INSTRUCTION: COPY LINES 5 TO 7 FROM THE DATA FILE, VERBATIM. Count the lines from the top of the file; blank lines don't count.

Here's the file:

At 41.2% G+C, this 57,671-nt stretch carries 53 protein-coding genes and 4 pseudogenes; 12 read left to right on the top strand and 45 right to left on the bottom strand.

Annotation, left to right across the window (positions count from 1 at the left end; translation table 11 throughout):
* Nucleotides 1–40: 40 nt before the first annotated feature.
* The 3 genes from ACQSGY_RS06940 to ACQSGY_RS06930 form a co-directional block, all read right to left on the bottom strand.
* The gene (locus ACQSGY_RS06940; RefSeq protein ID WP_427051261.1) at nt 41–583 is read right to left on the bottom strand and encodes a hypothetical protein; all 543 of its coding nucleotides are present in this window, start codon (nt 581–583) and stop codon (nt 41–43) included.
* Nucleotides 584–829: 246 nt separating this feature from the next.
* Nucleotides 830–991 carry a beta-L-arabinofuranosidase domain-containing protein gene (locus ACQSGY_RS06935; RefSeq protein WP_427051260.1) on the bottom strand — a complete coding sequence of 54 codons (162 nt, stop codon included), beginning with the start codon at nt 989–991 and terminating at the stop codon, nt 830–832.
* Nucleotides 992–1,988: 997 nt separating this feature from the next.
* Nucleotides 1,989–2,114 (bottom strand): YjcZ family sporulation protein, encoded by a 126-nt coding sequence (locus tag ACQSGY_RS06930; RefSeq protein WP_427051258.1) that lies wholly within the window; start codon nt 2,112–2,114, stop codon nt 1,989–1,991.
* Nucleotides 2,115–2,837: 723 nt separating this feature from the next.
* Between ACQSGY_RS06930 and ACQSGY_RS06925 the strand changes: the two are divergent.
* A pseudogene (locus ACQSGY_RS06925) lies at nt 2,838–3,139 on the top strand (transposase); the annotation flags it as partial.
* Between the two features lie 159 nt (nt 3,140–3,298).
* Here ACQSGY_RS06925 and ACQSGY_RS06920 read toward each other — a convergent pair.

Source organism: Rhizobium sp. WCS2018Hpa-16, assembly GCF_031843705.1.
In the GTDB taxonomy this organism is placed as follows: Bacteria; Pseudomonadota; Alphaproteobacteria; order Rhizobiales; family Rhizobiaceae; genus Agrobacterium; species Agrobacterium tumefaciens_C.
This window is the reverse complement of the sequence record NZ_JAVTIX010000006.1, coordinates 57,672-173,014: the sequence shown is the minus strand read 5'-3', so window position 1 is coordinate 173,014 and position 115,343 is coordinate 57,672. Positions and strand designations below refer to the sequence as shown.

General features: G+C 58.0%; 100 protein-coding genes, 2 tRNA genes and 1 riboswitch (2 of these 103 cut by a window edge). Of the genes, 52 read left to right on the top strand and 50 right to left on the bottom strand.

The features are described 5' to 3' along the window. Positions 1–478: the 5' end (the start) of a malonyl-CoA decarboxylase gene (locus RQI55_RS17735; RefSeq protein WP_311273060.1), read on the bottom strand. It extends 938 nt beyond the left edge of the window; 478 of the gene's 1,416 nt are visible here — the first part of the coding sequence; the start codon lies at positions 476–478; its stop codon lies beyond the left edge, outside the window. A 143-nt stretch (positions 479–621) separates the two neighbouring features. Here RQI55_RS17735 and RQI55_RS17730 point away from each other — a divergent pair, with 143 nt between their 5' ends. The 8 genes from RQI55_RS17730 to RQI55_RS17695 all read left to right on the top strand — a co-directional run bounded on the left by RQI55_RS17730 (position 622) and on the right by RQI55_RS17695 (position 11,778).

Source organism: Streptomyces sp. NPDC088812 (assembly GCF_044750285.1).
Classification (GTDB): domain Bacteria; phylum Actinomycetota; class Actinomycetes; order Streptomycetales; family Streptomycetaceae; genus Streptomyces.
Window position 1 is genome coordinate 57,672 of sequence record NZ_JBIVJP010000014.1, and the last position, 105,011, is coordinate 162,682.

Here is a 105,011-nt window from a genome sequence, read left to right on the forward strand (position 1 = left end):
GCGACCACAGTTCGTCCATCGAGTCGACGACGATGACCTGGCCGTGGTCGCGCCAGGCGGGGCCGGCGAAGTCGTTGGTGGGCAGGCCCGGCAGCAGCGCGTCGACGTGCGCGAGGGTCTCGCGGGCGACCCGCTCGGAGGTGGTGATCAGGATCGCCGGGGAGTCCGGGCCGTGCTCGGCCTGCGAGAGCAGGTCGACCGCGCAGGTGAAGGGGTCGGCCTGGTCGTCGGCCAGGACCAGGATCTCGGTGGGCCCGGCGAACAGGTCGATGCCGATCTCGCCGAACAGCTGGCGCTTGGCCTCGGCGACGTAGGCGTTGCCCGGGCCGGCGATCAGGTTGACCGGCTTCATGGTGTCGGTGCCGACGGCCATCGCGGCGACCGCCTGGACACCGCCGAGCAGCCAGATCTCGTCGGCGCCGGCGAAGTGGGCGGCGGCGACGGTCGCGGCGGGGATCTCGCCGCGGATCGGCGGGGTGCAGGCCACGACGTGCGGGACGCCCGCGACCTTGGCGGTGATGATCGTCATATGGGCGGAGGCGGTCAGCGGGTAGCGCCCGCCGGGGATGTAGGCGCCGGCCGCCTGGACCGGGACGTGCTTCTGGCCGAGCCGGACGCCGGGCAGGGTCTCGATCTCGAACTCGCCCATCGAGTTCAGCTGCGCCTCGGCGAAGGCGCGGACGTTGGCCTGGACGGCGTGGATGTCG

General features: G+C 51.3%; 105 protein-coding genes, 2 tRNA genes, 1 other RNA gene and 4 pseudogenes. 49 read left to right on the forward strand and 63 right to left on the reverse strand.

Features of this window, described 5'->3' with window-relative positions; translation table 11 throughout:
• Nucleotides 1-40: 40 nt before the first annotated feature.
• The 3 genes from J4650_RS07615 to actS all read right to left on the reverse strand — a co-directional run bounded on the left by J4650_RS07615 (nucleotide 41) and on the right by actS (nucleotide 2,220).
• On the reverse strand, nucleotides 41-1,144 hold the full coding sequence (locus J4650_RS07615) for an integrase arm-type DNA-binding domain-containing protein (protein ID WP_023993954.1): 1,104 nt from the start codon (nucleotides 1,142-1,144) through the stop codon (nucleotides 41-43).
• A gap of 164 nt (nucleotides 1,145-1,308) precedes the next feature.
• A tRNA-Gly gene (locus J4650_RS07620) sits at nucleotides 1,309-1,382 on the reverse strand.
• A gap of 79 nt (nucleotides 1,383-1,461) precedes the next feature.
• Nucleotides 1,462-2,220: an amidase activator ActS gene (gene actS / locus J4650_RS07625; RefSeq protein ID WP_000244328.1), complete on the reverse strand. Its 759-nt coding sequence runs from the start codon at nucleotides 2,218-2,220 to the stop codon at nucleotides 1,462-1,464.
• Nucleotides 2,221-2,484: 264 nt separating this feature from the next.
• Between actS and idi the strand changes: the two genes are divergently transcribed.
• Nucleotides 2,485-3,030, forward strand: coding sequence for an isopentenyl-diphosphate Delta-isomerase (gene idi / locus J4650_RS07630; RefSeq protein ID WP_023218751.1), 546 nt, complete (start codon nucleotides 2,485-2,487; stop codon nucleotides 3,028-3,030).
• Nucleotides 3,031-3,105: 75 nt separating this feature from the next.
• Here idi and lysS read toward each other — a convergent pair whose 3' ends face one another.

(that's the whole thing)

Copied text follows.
* The gene (locus ACQSGY_RS06940; RefSeq protein ID WP_427051261.1) at nt 41–583 is read right to left on the bottom strand and encodes a hypothetical protein; all 543 of its coding nucleotides are present in this window, start codon (nt 581–583) and stop codon (nt 41–43) included.
* Nucleotides 584–829: 246 nt separating this feature from the next.
* Nucleotides 830–991 carry a beta-L-arabinofuranosidase domain-containing protein gene (locus ACQSGY_RS06935; RefSeq protein WP_427051260.1) on the bottom strand — a complete coding sequence of 54 codons (162 nt, stop codon included), beginning with the start codon at nt 989–991 and terminating at the stop codon, nt 830–832.